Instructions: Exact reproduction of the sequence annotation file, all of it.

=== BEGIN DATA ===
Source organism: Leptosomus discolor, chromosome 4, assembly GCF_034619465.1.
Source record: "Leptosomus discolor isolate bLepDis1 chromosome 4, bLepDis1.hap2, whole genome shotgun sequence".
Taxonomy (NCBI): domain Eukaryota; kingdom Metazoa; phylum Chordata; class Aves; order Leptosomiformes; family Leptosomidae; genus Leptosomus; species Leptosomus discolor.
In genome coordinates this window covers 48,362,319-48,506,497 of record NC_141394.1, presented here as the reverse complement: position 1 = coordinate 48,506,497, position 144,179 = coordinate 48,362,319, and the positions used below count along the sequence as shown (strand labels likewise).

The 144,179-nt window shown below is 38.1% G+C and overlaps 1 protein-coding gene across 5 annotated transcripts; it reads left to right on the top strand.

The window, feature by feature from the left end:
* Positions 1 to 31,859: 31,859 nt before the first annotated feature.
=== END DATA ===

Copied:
Source organism: Leptosomus discolor, chromosome 4, assembly GCF_034619465.1.
Source record: "Leptosomus discolor isolate bLepDis1 chromosome 4, bLepDis1.hap2, whole genome shotgun sequence".
Taxonomy (NCBI): domain Eukaryota; kingdom Metazoa; phylum Chordata; class Aves; order Leptosomiformes; family Leptosomidae; genus Leptosomus; species Leptosomus discolor.
In genome coordinates this window covers 48,362,319-48,506,497 of record NC_141394.1, presented here as the reverse complement: position 1 = coordinate 48,506,497, position 144,179 = coordinate 48,362,319, and the positions used below count along the sequence as shown (strand labels likewise).

The 144,179-nt window shown below is 38.1% G+C and overlaps 1 protein-coding gene across 5 annotated transcripts; it reads left to right on the top strand.

The window, feature by feature from the left end:
* Positions 1 to 31,859: 31,859 nt before the first annotated feature.